Aylward says Pfizer was not fast enough but should be given credit for stepping up this autumn. Vaccines have now been delivered to 161 countries. It has provided over 740m doses to low and middle-income nations in 2021, about 100m of which come from the Biden administration’s donation. Pfizer has promised another billion in 2022.
Richard Hatchett, the chief executive of the Coalition for Epidemic Preparedness and Innovations, one of Covax’s backers, says he thinks the world owes Pfizer, Moderna, BioNTech, AstraZeneca and many others in the industry “a huge vote of thanks”.
All he wants, for the limited duration of the pandemic, is to see the order books. “If everybody’s being above board and you’re just delivering in the sequence of when things were paid for an order, then transparency shouldn’t be a problem,” he says.
“It would take some of the heat out of the room . . . the pitch of emotions over these issues are very, very high for obvious reasons. I mean, people are dying.”
The vaccine blame game
Almost a year after the first Covid-19 vaccines were approved, the shots have changed the lives of more than half the world. Some 54 per cent of people have received at least one dose. But they remain frustratingly out of reach for 94 per cent of residents of low-income countries.
The stark evidence of inequality has sparked a blame game. Some government officials point the finger at Pfizer and Moderna, asking why the companies are not giving more priority to the neediest countries, rather than selling booster shots to wealthy nations.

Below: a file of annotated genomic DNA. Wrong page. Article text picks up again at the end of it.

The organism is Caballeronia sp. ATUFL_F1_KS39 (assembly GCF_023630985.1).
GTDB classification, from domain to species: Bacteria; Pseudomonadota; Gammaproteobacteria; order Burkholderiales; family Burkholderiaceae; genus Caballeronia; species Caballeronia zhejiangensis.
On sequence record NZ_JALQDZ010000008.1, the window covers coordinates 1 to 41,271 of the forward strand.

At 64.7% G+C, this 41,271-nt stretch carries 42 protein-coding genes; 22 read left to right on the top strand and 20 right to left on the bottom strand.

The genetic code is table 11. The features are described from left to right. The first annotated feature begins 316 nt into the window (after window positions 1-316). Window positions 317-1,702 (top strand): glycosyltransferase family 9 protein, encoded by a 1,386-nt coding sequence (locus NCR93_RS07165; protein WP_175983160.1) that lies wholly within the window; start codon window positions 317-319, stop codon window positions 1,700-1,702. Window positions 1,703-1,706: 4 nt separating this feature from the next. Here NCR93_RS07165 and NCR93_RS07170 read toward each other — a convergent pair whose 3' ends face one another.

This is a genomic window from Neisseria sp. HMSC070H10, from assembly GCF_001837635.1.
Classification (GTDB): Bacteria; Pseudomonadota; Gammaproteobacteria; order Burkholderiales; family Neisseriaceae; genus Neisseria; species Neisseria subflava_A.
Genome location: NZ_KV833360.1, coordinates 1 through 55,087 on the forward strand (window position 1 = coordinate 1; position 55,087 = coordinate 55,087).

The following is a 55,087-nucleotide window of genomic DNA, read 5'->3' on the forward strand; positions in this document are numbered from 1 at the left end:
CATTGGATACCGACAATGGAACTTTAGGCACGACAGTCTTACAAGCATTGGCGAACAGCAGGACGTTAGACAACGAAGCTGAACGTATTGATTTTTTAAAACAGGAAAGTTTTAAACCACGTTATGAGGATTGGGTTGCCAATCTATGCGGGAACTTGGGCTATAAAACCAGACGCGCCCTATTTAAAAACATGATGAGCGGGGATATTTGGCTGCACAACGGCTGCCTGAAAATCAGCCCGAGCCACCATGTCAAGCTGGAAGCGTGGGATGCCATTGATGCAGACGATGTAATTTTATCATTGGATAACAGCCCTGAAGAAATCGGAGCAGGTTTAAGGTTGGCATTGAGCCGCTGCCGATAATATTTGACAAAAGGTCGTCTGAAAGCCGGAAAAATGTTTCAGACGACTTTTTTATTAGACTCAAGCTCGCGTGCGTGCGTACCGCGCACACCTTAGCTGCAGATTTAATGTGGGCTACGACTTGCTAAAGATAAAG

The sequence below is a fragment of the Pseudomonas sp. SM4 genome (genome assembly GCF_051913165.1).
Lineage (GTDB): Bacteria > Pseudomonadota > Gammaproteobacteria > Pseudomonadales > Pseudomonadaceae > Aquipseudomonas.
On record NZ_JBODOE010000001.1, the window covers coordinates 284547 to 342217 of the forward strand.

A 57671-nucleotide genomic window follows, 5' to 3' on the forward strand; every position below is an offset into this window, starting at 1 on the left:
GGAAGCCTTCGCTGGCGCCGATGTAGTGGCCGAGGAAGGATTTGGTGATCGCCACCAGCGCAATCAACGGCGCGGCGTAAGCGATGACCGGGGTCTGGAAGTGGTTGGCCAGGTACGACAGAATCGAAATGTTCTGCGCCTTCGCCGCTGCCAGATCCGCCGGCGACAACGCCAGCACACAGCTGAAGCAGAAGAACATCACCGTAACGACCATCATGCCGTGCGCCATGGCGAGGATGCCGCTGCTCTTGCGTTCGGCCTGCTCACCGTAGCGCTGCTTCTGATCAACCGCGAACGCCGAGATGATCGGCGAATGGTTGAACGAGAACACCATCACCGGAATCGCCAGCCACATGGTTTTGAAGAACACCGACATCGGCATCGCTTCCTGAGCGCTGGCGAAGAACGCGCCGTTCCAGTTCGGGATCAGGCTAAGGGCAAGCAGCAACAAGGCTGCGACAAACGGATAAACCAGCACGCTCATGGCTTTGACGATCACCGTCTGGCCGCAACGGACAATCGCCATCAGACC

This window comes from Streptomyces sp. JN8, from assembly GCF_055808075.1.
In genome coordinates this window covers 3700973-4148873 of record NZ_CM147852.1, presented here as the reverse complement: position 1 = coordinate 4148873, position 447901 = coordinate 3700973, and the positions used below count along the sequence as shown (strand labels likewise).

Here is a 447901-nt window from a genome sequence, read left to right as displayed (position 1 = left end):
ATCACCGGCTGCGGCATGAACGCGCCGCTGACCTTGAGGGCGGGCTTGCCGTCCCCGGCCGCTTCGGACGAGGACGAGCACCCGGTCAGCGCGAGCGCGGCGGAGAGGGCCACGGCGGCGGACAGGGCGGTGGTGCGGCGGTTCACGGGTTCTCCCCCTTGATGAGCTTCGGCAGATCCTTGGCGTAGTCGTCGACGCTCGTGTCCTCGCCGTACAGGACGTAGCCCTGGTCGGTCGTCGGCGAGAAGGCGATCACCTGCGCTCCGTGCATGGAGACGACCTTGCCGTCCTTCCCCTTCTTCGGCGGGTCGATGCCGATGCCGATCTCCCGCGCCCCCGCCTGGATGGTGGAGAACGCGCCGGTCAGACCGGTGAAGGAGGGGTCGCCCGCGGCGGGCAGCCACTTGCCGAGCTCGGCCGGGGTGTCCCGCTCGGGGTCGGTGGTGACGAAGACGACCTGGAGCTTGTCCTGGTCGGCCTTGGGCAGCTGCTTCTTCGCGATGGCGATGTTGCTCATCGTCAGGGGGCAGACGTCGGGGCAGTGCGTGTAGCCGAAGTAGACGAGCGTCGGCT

Frieden, the former CDC director, says governments often “sweeten the pot” for vaccine manufacturers to get the shots they need: they fund research and development, train clinicians, educate the public, and buy billions of doses. In return, they expect vaccine makers to behave responsibly. However he says it is “striking” the degree to which Pfizer and Moderna have not.
“There are certain unwritten rules about how vaccine manufacturers act and how governments act. Vaccine manufacturers have broken these rules, so maybe they should be rewritten,” he says.
In his public statements, Bourla has often put the onus on low and middle-income countries, Covax and the WHO, to sign up for deliveries. On an earnings call at the start of November he warned that, once again, wealthier nations were snapping them up.
“Again, the low and middle-income countries will be behind in deliveries because they didn’t place their orders,” he said.
But for some critics and health experts, the blame lies less with the companies and more with wealthy governments which have put their own people first and shirked their responsibility to ensure broader distribution of vaccines.
Through the course of 2020, western politicians failed to fund Covax quickly enough for it to move fast when vaccines became available, or to put clauses in their contracts that companies must help poorer countries. The shaky starts to the deliveries of vaccines, such as the delays suffered by the EU, put politicians on edge, encouraging them to hoard.